ABBOTTSTOWN, PA (March 6, 2021): Tim Shaffer, the ‘Steel City Outlaw’, celebrated his first win as the newest member of the Pennsylvania Posse, an endearing term reserved for those regularly racing in cozy Central Pennsylvania. Although Shaffer has not relocated to the midstate, the Aliquippa native plans to spend many race nights competing at Lincoln Speedway and other famous eastern venues. On this occasion, he triumphed over midwestern invader Hunter Schuerenberg, who seemed to have the race well in hand until his driving error led to a wounded racecar.
This is not the first time in his Hall of Fame career that Shaffer was regarded as a member of the Posse. As he was climbing the ladder in Sprint Car racing, Shaffer spent a year and a half racing in Central PA, including an extended stay in the Apple Chevrolet car owned by Bob Stewart and wrenched by Shaffer’s pal, Lee Stauffer. Remarkably, that team never graced victory lane at Lincoln together. “I have a lot of friends back here,” Shaffer said.
Shaffer left Stewart and Stauffer to take the ride in the Selma Shell car from California, and he became a traveler after that. Shaffer spent years as a member of the Outlaw fraternity, hence his nickname, as well as racing with the All Stars and other sanctions along the way. Ironically, Shaffer’s move to the Selma Shell car brought Memphis driver Greg Hodnett to the Keystone State, as they essentially swapped rides. Hodnett went on to great success as a Posse member himself before tragically losing his life in a racing accident while driving for Mike Heffner. Hodnett was posthumously elected to the National Sprint Car Hall of Fame.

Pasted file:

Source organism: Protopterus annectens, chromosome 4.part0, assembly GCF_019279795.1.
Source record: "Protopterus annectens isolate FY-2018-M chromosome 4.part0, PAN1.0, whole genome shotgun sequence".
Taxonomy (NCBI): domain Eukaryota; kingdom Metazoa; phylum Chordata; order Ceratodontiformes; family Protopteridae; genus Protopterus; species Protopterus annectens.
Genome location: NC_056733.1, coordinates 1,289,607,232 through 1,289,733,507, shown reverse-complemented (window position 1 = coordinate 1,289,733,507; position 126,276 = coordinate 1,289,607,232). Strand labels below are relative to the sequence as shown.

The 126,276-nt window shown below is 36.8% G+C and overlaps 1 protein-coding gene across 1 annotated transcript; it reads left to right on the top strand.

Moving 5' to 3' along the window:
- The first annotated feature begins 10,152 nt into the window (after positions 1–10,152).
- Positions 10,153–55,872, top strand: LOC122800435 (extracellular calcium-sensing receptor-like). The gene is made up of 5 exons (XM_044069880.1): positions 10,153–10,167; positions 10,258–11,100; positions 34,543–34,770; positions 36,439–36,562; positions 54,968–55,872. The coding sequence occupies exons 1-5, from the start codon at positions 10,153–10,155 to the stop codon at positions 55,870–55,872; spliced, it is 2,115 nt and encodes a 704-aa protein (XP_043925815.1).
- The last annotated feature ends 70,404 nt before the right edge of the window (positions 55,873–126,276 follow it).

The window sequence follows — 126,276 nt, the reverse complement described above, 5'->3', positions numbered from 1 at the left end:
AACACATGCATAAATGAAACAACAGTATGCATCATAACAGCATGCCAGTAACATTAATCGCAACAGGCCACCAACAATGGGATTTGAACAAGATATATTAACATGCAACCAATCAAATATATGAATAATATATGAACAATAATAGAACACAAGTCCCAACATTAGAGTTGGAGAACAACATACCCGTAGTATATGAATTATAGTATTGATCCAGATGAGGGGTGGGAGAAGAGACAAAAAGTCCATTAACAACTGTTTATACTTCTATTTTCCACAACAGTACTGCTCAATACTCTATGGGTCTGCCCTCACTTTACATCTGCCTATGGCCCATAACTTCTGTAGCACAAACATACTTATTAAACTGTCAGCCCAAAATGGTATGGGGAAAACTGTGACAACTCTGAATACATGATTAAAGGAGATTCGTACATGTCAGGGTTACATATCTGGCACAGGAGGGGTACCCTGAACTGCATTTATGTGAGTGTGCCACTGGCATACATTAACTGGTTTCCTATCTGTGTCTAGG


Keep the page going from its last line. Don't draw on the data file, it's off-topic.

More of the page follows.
“Mike Heffner, thank you very much for giving me a great opportunity,” Shaffer noted. His options for 2021 were not looking very promising before hooking up with the venerable car owner about two months ago. Now, they find themselves atop the national leader board in feature wins in the early part of the season. His other two victories came against 360 Sprint competition in the Sunshine State.
“It is all about communication,” Shaffer explained. In just this short time, Shaffer has bonded with crew chief Heath Moyle, and it will be interesting to see how the season unfolds.
Shaffer has showed an uncanny knack for negotiating Lincoln Speedway. On opening day, he marched from twenty-second on the grid to twelfth in the payoff line. This week, he did not have so much ground to cover, as he pulled the number three pill for the main event. “The track was kinda narrow,” Shaffer observed, “but it had two grooves and I could move around some.” He was able to “bend” the car around corners, as he put it, and he could get under other drivers coming off the turns. Indeed, that was how he assumed the lead with just a couple of laps remaining.
The second place finisher, Schuerenberg, had a fast car all day, but he was unable to make the inside moves like Shaffer. Schuerenberg had a problem holding the inside line off turn four on the start of his heat race, bouncing into his partner and leaving the bottom line open for a holeshot from the third place starter to take the lead. In the feature, Schuerenberg was leading when he tried to put a lap on Chad Trout. Schuerenberg’s left front wheel struck Trout’s right rear tire, flattening it, and Glendon Forsythe scooted by for the lead. Because Trout was unable to limp off the track, the caution was displayed, and Schuerenber was put back on the point for the restart. However, the damage was done. Schuerenberg had a broken and loosened nose wing, a bent torsion tube, and a broken shock.